Wanting to give a platform to underrepresented artists, writer Miguel Algarin co-founded the Nuyorican Poets Café in the living room of his East Village apartment in 1973. On May 3, the Nuyorican, the name of which refers to Puerto Ricans living in New York, will celebrate 35 years of poetry, theater, music, film, and visual arts innovation with a lineup of performers who launched their careers at the venerable institution.


Sound and fury resonates on stage
Through the fence, between the curling flower spaces, I could see them hitting. They were coming toward where the flag was and I went along the fence. Luster was hunting in the grass by the flower tree. They took the flag out, and they were hitting. Then they put the flag back and they went to the table and he hit and the other hit …They went away across the pasture. I held to the fence and watched them going away.

Fashion first: a spectacular art
By Talia Page
“What a stark contrast,” noted an observer looking out the gallery windows at throngs of people who were packed together like sardines, shoving their way into Chinatown’s cubicle-like market stalls. “It’s color without clutter,” agreed art enthusiast Ramine Narimani as he took a deep breath and contemplated Béatrice Kusiak’s graceful figures fluttering elegantly across clean, spacious canvases.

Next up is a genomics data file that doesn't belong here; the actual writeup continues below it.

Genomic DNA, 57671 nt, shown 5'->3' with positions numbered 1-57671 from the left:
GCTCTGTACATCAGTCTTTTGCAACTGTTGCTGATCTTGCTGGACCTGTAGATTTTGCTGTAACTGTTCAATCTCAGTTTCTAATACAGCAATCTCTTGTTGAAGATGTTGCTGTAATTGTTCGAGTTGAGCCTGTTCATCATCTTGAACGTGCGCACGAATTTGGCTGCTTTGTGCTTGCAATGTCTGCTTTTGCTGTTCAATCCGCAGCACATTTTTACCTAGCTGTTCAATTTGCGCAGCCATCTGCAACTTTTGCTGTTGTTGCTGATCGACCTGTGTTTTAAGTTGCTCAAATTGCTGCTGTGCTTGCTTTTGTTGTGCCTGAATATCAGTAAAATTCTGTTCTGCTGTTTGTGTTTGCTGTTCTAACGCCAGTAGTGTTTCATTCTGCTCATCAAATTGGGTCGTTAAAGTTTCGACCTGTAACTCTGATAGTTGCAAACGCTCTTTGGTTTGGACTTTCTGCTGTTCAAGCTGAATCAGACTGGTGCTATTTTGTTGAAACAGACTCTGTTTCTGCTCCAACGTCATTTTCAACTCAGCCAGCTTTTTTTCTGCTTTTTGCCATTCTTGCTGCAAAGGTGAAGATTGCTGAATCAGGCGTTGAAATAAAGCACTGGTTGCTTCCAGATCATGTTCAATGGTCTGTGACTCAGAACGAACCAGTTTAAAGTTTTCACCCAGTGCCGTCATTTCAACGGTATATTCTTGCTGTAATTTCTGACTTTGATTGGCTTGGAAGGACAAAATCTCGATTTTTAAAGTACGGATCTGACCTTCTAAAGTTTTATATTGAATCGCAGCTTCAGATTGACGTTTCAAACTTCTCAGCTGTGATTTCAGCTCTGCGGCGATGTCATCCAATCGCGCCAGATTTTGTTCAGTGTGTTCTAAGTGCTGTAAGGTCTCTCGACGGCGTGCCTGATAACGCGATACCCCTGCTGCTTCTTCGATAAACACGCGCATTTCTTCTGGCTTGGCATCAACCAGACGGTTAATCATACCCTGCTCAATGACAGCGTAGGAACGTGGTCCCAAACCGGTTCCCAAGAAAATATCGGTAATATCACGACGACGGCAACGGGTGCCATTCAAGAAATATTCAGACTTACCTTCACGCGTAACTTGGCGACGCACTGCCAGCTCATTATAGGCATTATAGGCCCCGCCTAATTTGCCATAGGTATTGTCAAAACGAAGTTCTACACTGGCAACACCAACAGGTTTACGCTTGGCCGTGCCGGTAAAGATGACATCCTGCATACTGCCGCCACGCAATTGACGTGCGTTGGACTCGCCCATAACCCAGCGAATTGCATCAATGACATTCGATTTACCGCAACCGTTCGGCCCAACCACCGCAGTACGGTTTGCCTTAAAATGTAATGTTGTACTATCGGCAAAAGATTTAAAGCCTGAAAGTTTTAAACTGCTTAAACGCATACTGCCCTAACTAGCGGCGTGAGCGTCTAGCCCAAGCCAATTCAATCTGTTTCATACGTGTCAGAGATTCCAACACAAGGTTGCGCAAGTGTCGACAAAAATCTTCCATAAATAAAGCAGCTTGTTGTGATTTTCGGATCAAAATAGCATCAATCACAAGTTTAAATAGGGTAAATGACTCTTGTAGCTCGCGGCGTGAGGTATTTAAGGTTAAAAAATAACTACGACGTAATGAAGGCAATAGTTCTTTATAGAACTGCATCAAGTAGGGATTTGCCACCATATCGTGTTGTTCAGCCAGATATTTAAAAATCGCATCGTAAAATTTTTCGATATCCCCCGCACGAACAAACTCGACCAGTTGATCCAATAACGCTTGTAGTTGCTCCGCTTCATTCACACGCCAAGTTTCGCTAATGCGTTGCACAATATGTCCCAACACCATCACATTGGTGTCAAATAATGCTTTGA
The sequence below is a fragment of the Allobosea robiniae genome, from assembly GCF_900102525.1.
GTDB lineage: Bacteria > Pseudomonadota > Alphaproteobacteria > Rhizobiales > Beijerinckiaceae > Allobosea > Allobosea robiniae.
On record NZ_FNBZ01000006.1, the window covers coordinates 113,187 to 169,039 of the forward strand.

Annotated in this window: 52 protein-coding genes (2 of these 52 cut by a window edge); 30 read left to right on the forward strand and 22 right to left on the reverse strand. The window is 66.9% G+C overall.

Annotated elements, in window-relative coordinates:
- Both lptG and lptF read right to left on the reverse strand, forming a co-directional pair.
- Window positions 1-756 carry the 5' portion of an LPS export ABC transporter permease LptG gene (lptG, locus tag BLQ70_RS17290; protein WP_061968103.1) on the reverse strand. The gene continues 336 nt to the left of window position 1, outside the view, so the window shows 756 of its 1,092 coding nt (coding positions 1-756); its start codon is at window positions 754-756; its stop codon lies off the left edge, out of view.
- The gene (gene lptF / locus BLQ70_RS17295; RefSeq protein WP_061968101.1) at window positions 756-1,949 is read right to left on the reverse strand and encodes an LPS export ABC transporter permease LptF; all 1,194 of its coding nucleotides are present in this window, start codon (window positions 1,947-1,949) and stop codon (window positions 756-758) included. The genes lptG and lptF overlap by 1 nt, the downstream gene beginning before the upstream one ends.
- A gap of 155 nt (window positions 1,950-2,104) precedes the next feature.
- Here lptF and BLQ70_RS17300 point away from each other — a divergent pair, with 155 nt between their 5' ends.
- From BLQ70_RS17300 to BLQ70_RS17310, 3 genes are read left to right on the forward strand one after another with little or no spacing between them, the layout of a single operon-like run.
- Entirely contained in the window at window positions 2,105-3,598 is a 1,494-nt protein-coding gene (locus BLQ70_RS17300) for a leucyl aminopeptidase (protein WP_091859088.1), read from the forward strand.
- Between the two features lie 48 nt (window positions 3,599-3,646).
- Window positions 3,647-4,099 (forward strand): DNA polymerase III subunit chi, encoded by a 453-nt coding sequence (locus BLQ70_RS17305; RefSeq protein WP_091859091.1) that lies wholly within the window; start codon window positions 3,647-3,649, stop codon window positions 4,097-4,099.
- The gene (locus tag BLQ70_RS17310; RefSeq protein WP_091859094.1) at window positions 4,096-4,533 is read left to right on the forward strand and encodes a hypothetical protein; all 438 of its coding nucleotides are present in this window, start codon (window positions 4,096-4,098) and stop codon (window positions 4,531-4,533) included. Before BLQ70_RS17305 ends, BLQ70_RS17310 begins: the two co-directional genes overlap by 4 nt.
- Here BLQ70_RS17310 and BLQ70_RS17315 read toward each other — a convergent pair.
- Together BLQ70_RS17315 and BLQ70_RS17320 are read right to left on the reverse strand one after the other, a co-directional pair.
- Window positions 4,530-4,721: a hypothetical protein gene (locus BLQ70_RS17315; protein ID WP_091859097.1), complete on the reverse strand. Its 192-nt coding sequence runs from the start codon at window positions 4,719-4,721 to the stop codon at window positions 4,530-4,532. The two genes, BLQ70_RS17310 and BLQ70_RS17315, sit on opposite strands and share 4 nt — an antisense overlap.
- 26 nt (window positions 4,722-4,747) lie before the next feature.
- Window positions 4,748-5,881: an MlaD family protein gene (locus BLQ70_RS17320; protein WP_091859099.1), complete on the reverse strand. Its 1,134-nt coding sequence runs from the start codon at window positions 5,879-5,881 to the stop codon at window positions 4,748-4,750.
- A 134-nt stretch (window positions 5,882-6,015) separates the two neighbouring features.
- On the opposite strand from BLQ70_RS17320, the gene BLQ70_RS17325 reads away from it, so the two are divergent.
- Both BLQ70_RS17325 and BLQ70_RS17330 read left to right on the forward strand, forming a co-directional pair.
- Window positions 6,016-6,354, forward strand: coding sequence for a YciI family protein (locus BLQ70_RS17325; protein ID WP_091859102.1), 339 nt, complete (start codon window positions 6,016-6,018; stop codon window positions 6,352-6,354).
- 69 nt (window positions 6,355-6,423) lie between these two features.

Embracing the underdogs
By Michael Rymer
Most independent filmmakers know how it feels to compete against established filmmakers with more experience and better funding. It’s not surprising, then, that when making films about sports, they’re often attracted to stories of overmatched and under-funded athletes. This year’s second annual Tribeca/ESPN Sports Film Festival includes four documentaries centering around unlikely sports heroes.


Who's Who at The Villager?

Phone: 212.229.1890
Fax: 212.229.2790